This year, Sanders may settle on a fresh target: a proposed Comcast-NBC merger. He is working with staff over the winter recess to determine the best way he can wield his senatorial clout to potentially disrupt a deal he fears could establish a new monopolistic media force.
"I think in a democratic society, you don't want one or two institutions controlling the flow of information,'' said Sanders.
A longtime critic of mainstream media, Sanders controls the flow of his own information. He wrote radio ads for his congressional campaign with friends around his kitchen table. Before being elected mayor of Burlington in 1981, Sanders developed educational film strips about New England history - and one 30-minute documentary about Socialist presidential candidate Eugene V. Debs - for sale to local schools.
Last year, Sanders began working with muckraking director Robert Greenwald on weekly Web videos designed to build a national constituency around his issues. The resulting series, "Senator Sanders Unfiltered,'' set him at an ersatz anchor desk with an invitation to rant: a duly elected Andy Rooney with a grasp of monetary policy. (The series is on hiatus.)
"Bernie is one of the only voices that has the perspective to say ‘this is outrageous,' and to say it with passion and intelligence,'' said Greenwald, who previously cast Sanders as a talking head in the documentary "Outfoxed: Rupert Murdoch's War on Journalism'' (and in an uncredited cameo in the 1988 romantic comedy " Sweet Hearts Dance,'' alongside Don Johnson and Susan Sarandon). "He conveys complex stuff in ways people can understand without neglecting the emotional content.''
Sanders has been waging a colorful war against economic policy makers well before YouTube was available as a repository for his screeds. At one 2003 House committee hearing, he sarcastically invited Federal Reserve chairman Alan Greenspan on a trip to Vermont so he could meet "real people.''
When Greenspan said that American workers benefited from the world's highest quality of life, Sanders corrected him in the language befitting a man raised in 1950s Brooklyn. "Wrong, mister,'' Sanders said.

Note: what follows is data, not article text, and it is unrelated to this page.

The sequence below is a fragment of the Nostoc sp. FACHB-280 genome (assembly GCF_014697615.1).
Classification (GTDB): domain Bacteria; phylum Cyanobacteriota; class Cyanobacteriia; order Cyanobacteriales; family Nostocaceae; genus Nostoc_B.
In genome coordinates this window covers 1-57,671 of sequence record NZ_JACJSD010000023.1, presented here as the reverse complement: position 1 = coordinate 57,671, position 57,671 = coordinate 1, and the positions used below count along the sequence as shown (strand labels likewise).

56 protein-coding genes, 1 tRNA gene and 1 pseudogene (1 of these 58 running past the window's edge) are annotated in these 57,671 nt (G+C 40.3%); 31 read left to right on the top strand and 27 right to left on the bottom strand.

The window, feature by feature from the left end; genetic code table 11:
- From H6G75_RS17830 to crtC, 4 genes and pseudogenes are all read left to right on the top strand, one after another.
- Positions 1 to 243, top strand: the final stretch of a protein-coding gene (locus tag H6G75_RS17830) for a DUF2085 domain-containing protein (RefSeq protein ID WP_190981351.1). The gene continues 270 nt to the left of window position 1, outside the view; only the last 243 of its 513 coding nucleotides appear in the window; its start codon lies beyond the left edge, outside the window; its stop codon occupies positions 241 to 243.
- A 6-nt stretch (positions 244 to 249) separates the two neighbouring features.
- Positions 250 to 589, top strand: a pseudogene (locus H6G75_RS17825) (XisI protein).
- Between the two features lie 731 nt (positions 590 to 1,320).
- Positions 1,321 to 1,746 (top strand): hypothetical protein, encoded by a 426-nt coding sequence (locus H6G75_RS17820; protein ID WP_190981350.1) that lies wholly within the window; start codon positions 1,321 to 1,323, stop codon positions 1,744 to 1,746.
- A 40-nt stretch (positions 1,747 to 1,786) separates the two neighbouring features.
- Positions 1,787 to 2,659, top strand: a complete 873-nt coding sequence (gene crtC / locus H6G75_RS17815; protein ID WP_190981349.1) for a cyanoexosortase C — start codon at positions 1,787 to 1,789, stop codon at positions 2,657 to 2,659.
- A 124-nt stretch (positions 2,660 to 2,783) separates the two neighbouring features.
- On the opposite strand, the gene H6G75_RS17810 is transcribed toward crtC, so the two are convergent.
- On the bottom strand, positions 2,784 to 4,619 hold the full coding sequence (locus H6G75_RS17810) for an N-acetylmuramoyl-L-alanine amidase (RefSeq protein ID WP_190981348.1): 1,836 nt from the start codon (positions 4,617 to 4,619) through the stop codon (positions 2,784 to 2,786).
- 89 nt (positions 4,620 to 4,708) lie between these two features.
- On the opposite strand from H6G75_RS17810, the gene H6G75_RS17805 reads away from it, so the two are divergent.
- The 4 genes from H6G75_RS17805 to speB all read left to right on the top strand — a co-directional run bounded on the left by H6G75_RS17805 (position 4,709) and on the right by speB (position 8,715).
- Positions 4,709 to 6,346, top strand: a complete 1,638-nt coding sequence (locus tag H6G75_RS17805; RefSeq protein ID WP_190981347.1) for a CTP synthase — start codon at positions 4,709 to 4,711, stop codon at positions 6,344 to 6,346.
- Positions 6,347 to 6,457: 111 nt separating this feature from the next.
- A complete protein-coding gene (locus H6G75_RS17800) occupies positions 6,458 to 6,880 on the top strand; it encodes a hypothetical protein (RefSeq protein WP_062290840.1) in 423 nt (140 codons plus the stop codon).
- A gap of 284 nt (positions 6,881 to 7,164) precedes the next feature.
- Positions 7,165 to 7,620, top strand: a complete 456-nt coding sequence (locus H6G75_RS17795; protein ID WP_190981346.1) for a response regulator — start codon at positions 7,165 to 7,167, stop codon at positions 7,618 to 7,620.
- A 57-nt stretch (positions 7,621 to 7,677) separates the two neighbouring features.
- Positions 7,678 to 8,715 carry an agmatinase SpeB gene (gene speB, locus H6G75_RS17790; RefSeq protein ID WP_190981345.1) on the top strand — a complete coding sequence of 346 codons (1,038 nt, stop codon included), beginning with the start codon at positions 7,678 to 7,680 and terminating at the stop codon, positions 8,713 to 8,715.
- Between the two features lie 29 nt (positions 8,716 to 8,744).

"You go to Scandinavia, and you will find that people have a much higher standard of living, in terms of education, health care, and decent paying jobs.''
Sanders said he had not given much thought to Bernanke's future until he faced him down at a similar hearing last fall. When the central banker dismissed his request for a full accounting of banks receiving Fed loans, Sanders - who had voted against the TARP bailout a year earlier - says he lost confidence.
"The lesson is, if you give unlimited power to people whose whole function in life is to make as much money as they can based on outrageous greed, that's what they'll do,'' Sanders said in an interview this week.
In early December, Sanders placed a hold on Bernanke's renomination, one of several, from both parties. In practical terms, they are unlikely to deny Bernanke, who was first appointed by George W. Bush, a renewal when his term ends on Jan. 31. It will, however, force Obama to secure 60 votes, rather than 50, to keep Bernanke in place.
"What I'm going to try to do with the opposition to Bernanke,'' said Sanders, "is force a debate about a new philosophy on Wall Street which is not driven by greed and self-interest.''
When Senate Republicans tried to slow Democrats from securing a health care vote before Christmas, they used parliamentary rules to demand a reading of all 767 pages of Sanders's single-payer amendment. He went to the floor to begrudgingly withdraw the amendment, condemning the opposition for a "stalling tactic'' that he said would "waste time.''
This week, Sanders insisted that he could not be accused of the same tactic.
"My goal here is not to slow down anything,'' said Sanders. "My goal is to defeat Bernanke.''